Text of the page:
Tuesday, August 16, 2011

Cleantech SBA Roundtable - Hosted by CREED and CCIA in Golden, CO

On Thursday, August 11, 2011, the Colorado Center for Renewable Energy Economic Development (CREED) (http://www.nrel.gov/news/press/2011/1450.html); the Colorado Cleantech Industry Association (CCIA) (www.coloradocleantech.com); Dr. Winslow Sargeant, Chief Counsel for Advocacy of the U.S. Small Business Administration's Office of Advocacy (http://www.sba/gov/advocacy/858/3177); Mike Landweber, Director of Regional Affairs for the Office of Advocacy; and John Hart, Region VIII Advocate for the Office of Advocacy covering the states of CO, WY, UT, MT, ND and SD, hosted a small business round table at CREED's facility in Golden, CO.  The sole purpose of the meeting was to provide a forum to discuss regulatory challenges facing small business in this region. 

The Office of Advocacy was established to represent the views of small entities before federal agencies and Congress and is an independent office within the U.S. Small Business Administration in order to give small entities a voice in the rule making process.  Dr. Sargeant, a co-founder of a start-up that was eventually acquired, is particularly well suited for this role as he brings the small business perspective to the table. His experience with and passion for small business was apparent in his responses to each of the challenges highlighted by the participants.

Three general themes were consistently expressed by the businesses present: (1) lack of access to capital; (2) the need to streamline and update regulations to address current issues and new business models; and (3) the competitive disadvantage created by federal agency matching requirements relating to how the regulations define the criteria for matching contributions and whether the SBA could be used to fill in any gaps to level the playing field for the small business in competing against large business.  Among other things discussed, one suggestion was to provide carve outs for small businesses for government solicitations.

Dr. Sargeant acknowledged that long latencies in the regulatory process hinder progress and they are acutely aware of the need to find a safe way to bring products to market.  The Office noted that through Executive Order 13563, the Obama administration directed a retrospective analysis of existing rules in order to consider how best to promote analysis of rules that may be outmoded, ineffective, insufficient, or excessively burdensome, and to modify, streamline, expand, or repeal them in accordance with what has been learned. The Executive Order exemplifies the problem facing cleantech small business in that the regulations need to catch up to innovation in addition to being clear, certain and predictable so that businesses can succeed.  Through Mr. Hart and this region's Office of Advocacy, small businesses in this region have the opportunity to participate in identifying outmoded or inefficient regulations specific to their business models.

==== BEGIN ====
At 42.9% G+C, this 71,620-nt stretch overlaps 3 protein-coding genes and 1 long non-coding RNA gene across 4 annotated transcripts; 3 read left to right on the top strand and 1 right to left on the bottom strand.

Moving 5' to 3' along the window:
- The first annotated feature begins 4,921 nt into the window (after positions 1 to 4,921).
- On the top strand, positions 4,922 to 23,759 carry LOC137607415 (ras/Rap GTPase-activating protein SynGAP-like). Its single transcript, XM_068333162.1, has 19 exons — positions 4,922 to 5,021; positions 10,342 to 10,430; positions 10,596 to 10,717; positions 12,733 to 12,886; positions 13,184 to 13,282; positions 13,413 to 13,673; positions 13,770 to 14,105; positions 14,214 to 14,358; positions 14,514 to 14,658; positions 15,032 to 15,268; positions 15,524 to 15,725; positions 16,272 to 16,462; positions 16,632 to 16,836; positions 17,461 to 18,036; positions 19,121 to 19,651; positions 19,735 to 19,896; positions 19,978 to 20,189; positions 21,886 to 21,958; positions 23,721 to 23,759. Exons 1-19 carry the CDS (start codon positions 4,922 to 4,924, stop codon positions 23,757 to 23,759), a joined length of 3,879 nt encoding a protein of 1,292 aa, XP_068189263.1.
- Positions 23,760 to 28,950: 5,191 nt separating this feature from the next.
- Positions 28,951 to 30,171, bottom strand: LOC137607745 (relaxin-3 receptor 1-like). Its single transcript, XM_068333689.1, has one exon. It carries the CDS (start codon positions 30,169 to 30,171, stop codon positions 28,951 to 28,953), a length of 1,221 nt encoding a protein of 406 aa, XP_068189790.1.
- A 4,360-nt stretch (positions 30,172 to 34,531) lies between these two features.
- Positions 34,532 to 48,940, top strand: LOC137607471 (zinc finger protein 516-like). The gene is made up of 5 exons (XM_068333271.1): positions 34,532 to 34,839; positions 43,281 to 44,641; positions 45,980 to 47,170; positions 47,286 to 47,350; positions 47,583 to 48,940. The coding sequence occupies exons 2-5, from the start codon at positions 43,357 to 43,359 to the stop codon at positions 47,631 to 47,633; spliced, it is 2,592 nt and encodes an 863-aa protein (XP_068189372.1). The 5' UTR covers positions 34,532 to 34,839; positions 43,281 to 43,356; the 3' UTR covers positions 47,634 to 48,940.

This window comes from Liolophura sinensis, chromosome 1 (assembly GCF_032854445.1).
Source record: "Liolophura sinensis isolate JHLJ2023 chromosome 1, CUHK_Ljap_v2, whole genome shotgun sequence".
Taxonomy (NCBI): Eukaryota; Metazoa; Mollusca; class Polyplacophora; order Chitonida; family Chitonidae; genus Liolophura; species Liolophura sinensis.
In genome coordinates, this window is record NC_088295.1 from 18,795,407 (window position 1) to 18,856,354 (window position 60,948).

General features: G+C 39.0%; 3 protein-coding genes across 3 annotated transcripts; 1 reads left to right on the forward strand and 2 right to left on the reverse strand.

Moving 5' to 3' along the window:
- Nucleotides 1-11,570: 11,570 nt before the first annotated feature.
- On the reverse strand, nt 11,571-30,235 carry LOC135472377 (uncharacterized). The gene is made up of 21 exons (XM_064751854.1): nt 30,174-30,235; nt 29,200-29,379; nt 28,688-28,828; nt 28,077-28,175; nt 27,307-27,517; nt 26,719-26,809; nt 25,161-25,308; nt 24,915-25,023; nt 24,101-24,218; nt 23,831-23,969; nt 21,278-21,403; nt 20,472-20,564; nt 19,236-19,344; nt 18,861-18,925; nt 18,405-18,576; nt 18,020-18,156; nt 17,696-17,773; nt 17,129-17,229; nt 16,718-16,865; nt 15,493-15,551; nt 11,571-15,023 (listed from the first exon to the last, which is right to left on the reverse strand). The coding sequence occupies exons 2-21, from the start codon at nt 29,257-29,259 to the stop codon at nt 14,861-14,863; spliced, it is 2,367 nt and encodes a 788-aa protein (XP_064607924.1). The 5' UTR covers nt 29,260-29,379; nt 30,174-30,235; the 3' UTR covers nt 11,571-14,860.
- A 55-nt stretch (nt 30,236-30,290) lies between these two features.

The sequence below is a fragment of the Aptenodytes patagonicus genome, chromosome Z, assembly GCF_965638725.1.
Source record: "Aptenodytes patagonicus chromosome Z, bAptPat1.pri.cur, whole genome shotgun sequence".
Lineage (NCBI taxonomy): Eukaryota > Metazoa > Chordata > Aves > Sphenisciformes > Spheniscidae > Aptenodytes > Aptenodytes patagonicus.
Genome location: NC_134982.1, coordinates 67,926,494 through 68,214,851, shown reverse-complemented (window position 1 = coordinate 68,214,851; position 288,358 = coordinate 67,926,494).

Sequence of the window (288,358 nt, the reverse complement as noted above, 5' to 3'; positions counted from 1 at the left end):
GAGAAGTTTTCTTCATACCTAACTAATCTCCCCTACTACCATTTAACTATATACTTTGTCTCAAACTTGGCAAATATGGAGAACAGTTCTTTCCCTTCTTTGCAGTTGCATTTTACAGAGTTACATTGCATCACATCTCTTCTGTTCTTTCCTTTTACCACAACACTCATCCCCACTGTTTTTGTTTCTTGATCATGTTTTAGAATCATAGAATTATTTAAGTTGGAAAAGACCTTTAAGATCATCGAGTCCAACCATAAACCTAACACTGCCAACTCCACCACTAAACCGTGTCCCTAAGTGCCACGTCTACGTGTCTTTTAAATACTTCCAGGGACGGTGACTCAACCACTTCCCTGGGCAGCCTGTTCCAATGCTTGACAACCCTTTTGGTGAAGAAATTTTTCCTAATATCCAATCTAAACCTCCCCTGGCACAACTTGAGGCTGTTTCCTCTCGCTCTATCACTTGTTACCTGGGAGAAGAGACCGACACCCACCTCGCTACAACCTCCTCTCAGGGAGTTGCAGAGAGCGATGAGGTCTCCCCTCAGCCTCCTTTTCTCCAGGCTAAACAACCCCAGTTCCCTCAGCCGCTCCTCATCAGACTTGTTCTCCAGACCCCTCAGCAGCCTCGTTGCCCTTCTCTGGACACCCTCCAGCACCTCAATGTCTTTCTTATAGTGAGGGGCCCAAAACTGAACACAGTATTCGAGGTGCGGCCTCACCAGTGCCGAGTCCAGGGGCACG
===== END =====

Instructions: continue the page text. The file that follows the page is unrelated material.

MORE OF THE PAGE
Another recurring theme throughout the discussion as emphasized by Mr. Hart, was the need for companies to have a certification mechanism to provide a tool that emerging technologies can use to prove commercial scale marketability.  For example, China promotes commercialization by providing "Competency Centers."  These Centers provide the infrastructure for companies to test their product under commercial conditions in order to provide the data that these companies need to take steps towards market acceptance and actual market integration.

From my perspective, one thing was clear from the round table discussion: The Office of Advocacy was on a fact finding mission to learn first-hand from small business the regulatory challenges that they are facing.  The time was spent listening to small business and comments from the Office were focused on discussing efficient pathways to use to effect change.  The next step is to identify and advocate for solutions. 

1 comment:

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